It is thus essential that we collectively embark on a different course of action that has a genuine prospect of success. The heart of this is a systematic climate restoration programme which is based on a three pronged strategy which consists of cooling the planet using marine cloud brightening, sequestrating CO2 using slow release of nutrients into the ocean and restoration of the Arctic ecosystem using ice thickening techniques. With the three interventions being deployed in the order given, we believe the climate system can be stabilised and runaway climate change avoided.

We summarise each of these below, and include a further extension of their application to address atmospheric methane accumulation, with  further details being available on our website,

  • We will cool the planet by Marine Cloud Brightening using a novel technique with a fluidic oscillator which allows seeding of marine clouds using salt water sprays.  This is the most energy efficient, controllable and safe way of increasing the planet’s albedo.  This replicates the natural formation of marine clouds, so it is inherently safe. By using it to block the heat flux into the planet at the subtropics, it will prevent excessive heat flowing to the Arctic and help the reflective ice cap to be re-established. It can also be used to protect coral reefs from bleaching and to mitigate extreme weather events.
  • We will sequestrate CO2 from the atmosphere by fertilising the ocean surfaces with buoyant nutrient flakes. This is the most rapid method of converting the excess CO2 in the ecosystem into biomass and exceeds by far the speed that can be achieved with any land based method. Converting CO2 into biomass also reverses ocean acidification. Without tackling this, most marine ecologies will not survive in anything other than a grievously impoverished state. The consequences of this would be starvation and a further diminution in the ocean’s ability to sequester CO2.

  • We will thicken the Arctic Ice Cap using renewable power systems which can be deployed over multiple years to pump water from below the ice sheet to its surface in the winter months. The restored ice cap will lead to an increase in the planet’s albedo, stabilise the jet stream, restore the Arctic habitat and trap methane emissions.  The act of pumping water onto the ice surfaces acts as a planetary radiator. This needs to be rolled out in conjunction with the MCB to be most effective.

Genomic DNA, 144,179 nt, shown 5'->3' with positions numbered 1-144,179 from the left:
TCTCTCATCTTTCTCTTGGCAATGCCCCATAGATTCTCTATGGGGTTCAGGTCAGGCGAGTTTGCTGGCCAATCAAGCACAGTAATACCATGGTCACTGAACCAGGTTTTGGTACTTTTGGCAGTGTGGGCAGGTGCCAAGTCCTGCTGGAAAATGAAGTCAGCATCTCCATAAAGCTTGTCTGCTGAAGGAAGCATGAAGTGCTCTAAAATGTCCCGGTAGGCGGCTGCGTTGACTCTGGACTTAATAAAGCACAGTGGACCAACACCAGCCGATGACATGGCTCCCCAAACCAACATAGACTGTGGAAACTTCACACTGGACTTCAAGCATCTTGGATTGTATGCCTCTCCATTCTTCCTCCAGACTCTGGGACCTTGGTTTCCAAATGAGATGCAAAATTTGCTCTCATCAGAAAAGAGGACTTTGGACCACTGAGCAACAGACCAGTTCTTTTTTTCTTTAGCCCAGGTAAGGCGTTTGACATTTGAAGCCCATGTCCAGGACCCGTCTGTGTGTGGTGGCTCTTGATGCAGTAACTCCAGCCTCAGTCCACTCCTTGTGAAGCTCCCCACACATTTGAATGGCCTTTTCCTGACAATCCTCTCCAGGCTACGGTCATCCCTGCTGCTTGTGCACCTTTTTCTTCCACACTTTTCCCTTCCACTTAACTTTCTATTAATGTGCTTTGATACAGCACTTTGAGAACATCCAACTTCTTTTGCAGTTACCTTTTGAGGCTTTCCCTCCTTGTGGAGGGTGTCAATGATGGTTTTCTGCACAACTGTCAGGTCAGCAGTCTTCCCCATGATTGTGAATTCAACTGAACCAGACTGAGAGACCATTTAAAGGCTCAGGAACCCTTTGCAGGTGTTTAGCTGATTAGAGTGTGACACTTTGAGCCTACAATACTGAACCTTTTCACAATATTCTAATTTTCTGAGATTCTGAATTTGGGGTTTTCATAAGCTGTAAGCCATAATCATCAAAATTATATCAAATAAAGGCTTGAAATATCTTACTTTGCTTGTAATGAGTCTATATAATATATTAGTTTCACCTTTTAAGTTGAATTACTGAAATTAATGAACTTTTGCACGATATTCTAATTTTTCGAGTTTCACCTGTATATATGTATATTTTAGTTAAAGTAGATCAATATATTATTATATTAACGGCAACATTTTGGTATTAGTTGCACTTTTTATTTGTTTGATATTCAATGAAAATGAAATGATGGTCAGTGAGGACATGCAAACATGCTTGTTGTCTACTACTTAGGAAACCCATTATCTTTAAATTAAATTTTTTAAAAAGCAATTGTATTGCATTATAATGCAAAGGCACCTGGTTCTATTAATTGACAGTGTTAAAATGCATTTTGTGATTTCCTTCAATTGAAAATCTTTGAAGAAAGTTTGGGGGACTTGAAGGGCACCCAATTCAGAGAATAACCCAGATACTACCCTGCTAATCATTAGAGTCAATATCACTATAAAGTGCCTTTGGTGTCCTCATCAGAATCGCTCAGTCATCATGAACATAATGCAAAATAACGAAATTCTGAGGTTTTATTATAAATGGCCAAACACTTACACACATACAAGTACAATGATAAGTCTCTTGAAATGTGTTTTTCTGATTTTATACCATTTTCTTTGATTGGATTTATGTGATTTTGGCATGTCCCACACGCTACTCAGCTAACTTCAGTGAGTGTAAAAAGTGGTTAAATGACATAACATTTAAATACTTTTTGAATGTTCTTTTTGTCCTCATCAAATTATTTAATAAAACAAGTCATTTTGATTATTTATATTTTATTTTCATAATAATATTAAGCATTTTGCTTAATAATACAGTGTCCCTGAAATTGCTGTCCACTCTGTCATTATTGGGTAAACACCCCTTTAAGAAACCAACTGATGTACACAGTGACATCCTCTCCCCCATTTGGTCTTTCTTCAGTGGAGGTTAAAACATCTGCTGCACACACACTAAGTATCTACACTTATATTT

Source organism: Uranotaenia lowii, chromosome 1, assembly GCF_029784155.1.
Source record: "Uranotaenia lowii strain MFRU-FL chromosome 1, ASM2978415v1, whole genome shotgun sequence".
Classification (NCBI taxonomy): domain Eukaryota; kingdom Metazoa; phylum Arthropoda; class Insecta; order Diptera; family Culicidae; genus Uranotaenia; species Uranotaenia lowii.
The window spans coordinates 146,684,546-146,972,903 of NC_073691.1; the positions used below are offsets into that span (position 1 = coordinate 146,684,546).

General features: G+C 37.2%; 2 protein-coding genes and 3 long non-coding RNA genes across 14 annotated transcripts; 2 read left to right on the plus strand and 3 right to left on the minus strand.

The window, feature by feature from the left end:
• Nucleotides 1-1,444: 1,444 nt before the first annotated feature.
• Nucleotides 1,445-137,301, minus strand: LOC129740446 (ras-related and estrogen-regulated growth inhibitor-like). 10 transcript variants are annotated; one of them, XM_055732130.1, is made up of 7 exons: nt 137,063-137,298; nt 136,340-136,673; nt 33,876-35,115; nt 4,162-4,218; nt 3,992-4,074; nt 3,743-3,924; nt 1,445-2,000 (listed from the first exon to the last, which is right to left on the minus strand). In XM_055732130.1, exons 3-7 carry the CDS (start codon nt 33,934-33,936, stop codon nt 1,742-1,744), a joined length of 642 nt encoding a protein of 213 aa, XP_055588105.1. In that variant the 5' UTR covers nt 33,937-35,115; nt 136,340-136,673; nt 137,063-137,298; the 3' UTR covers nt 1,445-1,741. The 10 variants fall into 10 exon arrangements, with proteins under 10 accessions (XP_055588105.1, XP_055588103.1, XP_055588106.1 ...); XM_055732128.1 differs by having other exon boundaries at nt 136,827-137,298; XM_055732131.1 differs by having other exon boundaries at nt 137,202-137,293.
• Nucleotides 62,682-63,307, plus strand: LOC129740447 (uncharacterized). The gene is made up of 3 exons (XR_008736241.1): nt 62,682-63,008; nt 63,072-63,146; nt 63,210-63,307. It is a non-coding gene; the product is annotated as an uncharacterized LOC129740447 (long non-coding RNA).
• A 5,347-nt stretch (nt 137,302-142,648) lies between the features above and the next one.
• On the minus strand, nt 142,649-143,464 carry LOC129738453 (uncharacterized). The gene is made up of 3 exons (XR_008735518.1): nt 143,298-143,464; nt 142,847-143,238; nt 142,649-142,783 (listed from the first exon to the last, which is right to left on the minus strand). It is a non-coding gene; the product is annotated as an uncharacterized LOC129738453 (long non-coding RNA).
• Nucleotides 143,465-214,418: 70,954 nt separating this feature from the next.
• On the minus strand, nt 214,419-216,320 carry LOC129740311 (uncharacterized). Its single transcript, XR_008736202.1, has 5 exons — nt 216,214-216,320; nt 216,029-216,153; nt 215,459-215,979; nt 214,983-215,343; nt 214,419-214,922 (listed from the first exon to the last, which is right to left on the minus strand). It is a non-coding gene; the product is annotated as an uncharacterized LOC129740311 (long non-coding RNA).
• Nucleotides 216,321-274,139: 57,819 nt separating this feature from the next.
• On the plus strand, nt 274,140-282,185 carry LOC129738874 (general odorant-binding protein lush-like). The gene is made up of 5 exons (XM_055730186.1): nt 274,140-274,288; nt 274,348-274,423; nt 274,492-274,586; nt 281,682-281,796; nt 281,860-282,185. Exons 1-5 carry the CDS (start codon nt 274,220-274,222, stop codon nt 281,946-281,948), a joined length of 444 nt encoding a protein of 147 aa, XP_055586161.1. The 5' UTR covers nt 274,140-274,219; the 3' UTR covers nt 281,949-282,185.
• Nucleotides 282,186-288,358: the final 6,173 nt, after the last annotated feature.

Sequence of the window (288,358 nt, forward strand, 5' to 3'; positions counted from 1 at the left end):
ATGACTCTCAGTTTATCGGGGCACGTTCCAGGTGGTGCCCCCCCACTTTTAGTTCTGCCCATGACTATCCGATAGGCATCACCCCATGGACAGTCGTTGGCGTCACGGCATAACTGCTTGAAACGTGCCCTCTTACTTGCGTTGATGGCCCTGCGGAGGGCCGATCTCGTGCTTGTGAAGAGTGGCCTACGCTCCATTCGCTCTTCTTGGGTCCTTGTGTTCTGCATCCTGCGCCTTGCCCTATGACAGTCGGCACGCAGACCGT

• We will bring atmospheric methane levels down using two methods. Firstly we will stop methane getting into the atmosphere by tailoring the nutrient recipes on the buoyant nutrient flakes to favour methanotrophs. Secondly, we will use the fluidic oscillator to disperse iron chloride salts which in the presence of sunlight which will convert methane to CO2 a thousand times faster than would occur in naturally.

It is critical that this programme is started immediately.  We are already heading for an ice free Arctic Ocean in September and once we pass this critical threshold, the effectiveness of our proposed strategy will rapidly diminish, with the risk that at some point in the near future it will be overwhelmed by events.  This is not an attempt to hold a gun to the heads of policy makers, but a sober and clinical assessment of the facts.

At the same time much work needs to be done - engineering and scientific validations are needed; approvals need to be sought; funding needs to secured; equipment must be manufactured and deployed and finally there is the time constant of response. All this must be completed before the heat in the pipe line strikes us and undermines our ability to co-ordinate a response. Thus, the consequences of delay are critical and have been outlined in a risk assessment we prepared in May. In the relatively short time since preparing this presentation, events have unfolded to support our worst fears associated with inaction.

It is thus absolutely vital that this intervention strategy becomes the subject of serious discussions at the coming meeting and we ask your support in enabling this. As a minimum we need clear and unambiguous political commitment towards this to enable us to secure seed funding for early development. If this is not forthcoming, the consequences are too dire to contemplate. Further to this, we need all the help that we can to secure that initial funding.

Thus we write to you not as pessimists who have given up all hope for the survival of higher forms of life on the planet, but as realistic optimists who believe that once the reality is clear and a feasible solution is evident, then better instincts will prevail allowing time to be safely bought and competition avoided to allow the types of ideals implicit in the COP 21 agreement to be realised.

We will be delighted to offer any support and information delegates wish and we will remain humbly at your service.

With kindest regards,

Kevin Lister and Sev Clarke.